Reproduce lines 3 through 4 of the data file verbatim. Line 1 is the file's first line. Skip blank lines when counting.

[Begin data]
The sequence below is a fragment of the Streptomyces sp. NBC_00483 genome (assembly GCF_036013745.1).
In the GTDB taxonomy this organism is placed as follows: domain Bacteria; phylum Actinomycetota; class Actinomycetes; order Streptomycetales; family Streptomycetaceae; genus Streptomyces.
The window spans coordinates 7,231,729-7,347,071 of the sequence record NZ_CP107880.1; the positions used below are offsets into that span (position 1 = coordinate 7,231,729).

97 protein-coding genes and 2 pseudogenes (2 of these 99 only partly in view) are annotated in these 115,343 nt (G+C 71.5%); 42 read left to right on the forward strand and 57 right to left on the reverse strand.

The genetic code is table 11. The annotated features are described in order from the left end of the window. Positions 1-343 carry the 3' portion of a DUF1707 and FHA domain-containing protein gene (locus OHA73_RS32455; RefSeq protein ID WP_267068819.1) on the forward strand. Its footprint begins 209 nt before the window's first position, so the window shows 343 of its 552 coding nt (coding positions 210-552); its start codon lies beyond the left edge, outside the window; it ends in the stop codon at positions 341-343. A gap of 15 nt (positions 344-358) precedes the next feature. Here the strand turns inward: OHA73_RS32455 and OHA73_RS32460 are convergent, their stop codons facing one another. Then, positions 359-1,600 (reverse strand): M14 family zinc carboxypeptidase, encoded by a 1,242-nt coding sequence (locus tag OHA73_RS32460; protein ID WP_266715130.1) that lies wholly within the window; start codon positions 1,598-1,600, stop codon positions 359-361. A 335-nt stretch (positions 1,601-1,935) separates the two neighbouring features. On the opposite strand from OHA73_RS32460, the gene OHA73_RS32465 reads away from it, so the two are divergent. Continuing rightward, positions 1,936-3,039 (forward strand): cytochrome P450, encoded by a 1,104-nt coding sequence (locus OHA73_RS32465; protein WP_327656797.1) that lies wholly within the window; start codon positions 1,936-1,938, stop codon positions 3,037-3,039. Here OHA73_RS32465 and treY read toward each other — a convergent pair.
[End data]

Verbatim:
The window spans coordinates 7,231,729-7,347,071 of the sequence record NZ_CP107880.1; the positions used below are offsets into that span (position 1 = coordinate 7,231,729).

97 protein-coding genes and 2 pseudogenes (2 of these 99 only partly in view) are annotated in these 115,343 nt (G+C 71.5%); 42 read left to right on the forward strand and 57 right to left on the reverse strand.